- We (meaning press, consumers, and investors) all talk about how great social enterprise is. But do we put our money where our mouth is? Having been close friends with many social impact founders, I was initially shocked by how many struggled with depression and mental health. While the media loves showcasing social impact companies as a gold standard in the world of business (“They’re doing good, and they’re doing it at a profit!”), they tend to omit the fact that most investors don’t want to put money into risky new business models doling out money to “do-good” causes with low financial return. And when celebratory press stories about your stellar company are contextualized against the reality of having only 1–2 months financial runway in the bank… the mental strain is immense. How do we start getting real about the cognitive dissonance faced by founders in this space?
- For most traditional companies, measuring success ultimately comes down to measuring revenue and profit growth. However, we’ve gotten so used to defining business success in terms of quantifiable, measurable financial figures, that we want to repurpose this frame of thinking to apply to impact as well. For instance, how much “impact” can you generate per dollar of spend? What is the “return” of your “impact investment”, and how can that be maximized? This is not to say that we should not be conscious or intentional about how we build and create social good. However, I’m not convinced that the language of success pioneered by the financial world is a perfect translation for how we should be talking about social good. It leaves no room for capturing the broad reaching, network dependent, intuition-led, and messy space that often encompasses impact. At the end of the day, how do we balance spending resources trying to measure impact (which often resists exact calculation), rather than investing in impact itself?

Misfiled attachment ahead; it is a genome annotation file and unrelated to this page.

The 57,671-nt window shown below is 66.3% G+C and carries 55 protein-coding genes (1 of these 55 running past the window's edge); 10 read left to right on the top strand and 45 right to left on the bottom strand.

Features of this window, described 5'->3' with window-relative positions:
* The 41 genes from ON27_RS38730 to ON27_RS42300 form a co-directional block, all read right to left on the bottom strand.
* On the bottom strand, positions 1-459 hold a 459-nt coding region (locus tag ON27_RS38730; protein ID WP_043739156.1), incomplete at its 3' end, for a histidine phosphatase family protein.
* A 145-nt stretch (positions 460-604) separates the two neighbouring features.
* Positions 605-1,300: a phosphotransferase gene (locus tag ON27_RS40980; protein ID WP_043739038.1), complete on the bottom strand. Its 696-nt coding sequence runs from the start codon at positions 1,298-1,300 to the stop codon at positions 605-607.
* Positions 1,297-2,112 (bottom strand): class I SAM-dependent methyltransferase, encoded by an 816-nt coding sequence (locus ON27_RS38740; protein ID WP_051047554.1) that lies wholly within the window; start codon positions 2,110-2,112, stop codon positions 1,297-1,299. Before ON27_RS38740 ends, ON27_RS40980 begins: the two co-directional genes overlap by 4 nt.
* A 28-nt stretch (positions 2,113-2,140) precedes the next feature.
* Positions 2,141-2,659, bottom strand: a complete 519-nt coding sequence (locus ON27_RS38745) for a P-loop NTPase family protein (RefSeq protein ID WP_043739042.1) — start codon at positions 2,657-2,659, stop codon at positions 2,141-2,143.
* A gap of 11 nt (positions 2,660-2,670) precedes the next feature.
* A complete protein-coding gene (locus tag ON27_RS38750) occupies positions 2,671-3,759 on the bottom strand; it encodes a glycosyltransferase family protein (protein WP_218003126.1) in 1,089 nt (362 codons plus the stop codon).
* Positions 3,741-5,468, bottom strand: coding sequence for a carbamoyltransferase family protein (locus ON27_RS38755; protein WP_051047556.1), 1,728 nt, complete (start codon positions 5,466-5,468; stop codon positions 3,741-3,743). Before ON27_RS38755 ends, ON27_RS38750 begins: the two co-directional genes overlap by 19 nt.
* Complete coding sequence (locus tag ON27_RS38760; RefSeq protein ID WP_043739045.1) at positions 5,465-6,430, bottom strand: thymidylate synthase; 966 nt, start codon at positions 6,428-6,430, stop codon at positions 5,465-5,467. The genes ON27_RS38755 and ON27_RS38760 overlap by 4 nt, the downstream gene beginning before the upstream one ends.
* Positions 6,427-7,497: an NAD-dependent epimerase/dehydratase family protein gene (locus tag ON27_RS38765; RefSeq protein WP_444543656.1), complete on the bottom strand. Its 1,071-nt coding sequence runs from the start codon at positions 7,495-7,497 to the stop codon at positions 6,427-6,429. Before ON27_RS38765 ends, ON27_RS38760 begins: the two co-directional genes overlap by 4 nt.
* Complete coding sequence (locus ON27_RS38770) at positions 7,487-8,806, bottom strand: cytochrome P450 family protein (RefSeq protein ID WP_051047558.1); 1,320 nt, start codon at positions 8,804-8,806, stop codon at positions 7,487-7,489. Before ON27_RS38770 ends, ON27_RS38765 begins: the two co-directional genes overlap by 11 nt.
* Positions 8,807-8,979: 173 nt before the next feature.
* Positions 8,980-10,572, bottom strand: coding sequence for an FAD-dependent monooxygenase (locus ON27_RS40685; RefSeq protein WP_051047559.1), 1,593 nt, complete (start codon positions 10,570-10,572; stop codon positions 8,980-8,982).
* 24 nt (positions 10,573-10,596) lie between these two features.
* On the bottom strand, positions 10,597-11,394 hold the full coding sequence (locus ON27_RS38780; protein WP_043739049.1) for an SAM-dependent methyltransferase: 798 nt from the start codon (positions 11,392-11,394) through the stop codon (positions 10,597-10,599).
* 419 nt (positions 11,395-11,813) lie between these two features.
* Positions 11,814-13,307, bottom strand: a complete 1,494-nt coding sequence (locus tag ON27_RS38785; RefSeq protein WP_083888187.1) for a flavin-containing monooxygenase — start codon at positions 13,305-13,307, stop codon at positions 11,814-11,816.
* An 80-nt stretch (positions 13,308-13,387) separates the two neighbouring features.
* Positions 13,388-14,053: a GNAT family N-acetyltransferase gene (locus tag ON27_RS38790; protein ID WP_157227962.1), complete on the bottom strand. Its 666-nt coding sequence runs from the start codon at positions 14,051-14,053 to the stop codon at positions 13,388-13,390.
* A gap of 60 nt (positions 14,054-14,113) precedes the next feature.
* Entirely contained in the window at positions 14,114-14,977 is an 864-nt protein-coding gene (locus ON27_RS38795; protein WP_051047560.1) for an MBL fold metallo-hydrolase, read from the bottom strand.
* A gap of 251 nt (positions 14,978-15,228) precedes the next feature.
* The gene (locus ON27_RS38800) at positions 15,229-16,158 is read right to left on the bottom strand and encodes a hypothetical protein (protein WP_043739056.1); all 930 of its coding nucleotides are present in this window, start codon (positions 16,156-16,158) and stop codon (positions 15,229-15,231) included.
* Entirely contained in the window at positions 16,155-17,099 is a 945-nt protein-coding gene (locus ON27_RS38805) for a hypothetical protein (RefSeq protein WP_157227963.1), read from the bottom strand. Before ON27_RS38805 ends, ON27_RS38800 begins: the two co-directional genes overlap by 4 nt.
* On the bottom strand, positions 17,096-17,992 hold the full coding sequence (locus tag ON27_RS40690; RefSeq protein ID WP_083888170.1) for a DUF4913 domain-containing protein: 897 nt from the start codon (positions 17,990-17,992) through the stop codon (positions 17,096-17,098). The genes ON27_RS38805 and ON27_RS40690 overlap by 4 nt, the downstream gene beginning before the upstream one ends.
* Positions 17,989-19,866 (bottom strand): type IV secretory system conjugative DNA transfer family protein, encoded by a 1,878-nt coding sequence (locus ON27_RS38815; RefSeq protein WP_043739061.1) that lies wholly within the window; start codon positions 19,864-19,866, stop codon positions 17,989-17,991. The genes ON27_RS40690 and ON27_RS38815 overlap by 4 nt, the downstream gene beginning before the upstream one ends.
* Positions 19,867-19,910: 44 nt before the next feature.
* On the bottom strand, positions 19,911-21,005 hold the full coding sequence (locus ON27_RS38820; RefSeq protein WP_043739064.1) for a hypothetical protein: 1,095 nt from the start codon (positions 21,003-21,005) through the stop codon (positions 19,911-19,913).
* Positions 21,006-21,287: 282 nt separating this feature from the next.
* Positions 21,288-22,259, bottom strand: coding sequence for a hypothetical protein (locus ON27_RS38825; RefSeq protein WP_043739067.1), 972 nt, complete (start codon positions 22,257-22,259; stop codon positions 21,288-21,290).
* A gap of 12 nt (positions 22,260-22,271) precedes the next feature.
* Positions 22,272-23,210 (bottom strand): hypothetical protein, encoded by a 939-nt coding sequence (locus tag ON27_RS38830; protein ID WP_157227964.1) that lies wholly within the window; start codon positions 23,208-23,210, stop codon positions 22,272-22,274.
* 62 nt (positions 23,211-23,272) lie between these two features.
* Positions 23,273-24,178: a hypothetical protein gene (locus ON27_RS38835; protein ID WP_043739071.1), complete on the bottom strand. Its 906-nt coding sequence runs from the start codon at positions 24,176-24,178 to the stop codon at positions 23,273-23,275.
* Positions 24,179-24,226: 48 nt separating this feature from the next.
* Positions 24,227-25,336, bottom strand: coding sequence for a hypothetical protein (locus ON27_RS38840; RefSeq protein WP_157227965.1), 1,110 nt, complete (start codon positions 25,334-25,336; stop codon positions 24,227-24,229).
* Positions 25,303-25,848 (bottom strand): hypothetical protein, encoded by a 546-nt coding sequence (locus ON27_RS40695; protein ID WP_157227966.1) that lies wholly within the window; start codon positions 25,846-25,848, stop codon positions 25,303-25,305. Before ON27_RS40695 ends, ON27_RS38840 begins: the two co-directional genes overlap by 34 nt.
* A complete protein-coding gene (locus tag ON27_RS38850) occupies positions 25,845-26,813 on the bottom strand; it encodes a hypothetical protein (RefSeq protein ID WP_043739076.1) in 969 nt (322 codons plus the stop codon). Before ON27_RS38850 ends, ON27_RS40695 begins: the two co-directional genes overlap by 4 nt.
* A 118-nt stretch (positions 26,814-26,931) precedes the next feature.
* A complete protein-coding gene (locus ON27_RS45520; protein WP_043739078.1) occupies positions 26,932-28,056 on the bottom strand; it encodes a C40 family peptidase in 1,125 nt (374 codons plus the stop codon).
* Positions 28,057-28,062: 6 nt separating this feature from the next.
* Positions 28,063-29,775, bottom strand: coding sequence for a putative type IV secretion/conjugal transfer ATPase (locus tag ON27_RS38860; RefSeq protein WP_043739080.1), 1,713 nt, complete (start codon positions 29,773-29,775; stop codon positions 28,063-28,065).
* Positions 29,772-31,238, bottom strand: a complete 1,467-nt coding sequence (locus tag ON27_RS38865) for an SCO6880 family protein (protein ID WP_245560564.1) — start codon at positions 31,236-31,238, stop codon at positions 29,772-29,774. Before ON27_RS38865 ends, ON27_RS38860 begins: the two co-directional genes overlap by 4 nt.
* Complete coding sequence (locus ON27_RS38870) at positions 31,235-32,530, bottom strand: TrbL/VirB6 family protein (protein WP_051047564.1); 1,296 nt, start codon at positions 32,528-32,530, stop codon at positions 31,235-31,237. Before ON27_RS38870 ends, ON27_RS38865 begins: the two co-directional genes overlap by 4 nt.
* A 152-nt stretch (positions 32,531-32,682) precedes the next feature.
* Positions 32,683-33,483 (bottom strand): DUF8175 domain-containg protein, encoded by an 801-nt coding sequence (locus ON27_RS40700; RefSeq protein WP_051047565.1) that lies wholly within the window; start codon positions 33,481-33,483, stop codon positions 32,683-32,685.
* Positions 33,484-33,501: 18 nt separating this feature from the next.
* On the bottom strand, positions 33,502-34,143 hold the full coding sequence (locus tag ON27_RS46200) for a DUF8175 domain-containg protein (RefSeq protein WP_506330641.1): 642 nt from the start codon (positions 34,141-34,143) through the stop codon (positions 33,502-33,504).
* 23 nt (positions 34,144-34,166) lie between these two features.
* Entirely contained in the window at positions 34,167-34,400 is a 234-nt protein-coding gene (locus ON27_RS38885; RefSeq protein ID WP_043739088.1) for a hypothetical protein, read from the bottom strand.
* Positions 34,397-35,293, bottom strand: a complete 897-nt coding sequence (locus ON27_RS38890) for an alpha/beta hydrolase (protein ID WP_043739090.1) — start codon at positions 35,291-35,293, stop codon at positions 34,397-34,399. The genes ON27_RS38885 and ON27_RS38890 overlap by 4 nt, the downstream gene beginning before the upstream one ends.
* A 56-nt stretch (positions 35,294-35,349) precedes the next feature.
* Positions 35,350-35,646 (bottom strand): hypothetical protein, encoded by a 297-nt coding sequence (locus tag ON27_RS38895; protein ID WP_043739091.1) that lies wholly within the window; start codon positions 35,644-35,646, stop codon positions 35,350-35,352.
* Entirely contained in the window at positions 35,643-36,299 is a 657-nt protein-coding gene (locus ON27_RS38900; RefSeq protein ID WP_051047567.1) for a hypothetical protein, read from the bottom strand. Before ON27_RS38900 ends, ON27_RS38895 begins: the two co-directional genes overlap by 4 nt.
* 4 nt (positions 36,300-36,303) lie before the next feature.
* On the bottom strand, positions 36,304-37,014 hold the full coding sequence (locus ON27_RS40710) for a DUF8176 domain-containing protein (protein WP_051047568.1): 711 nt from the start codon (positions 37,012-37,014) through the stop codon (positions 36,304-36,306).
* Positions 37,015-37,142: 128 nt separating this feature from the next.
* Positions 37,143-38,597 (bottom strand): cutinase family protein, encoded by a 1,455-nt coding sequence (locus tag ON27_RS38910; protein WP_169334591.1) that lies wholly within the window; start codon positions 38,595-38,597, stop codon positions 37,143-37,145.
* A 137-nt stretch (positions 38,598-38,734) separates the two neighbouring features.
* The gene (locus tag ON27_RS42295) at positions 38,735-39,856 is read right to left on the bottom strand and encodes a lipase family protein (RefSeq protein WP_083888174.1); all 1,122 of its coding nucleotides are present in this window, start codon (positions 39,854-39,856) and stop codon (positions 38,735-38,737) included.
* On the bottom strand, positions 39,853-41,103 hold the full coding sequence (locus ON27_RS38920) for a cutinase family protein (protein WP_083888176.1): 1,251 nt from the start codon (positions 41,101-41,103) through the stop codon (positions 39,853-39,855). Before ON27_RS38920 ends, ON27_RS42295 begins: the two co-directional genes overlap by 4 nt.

I believe that the process of working through these “I don’t knows” is some of the most important work we can be doing right now. Not only because social businesses typically work for the greater good, but because our collective answers to those questions can help build a new economic paradigm in which businesses contribute something more than profit to society.
That’s exactly what I’ll be doing in this space — raising questions that I’ve struggled with in the social impact space (including the ones above), while exploring alternative approaches to neoliberal capitalism. To be clear, I am not an expert in social impact. I don’t have answers to the questions I raise, and I’m not even sure they are the best questions to ask. However, I hope this space can become one of the forums I’ve always looked for — a place where grey areas can be considered, where tough questions can be asked, imperfect solutions hypothesized, and where the good, the bad, and the ugly regarding alternative approaches to capitalism and neoliberalism can be discussed.
If you’re curious and want to come along for the ride, welcome aboard!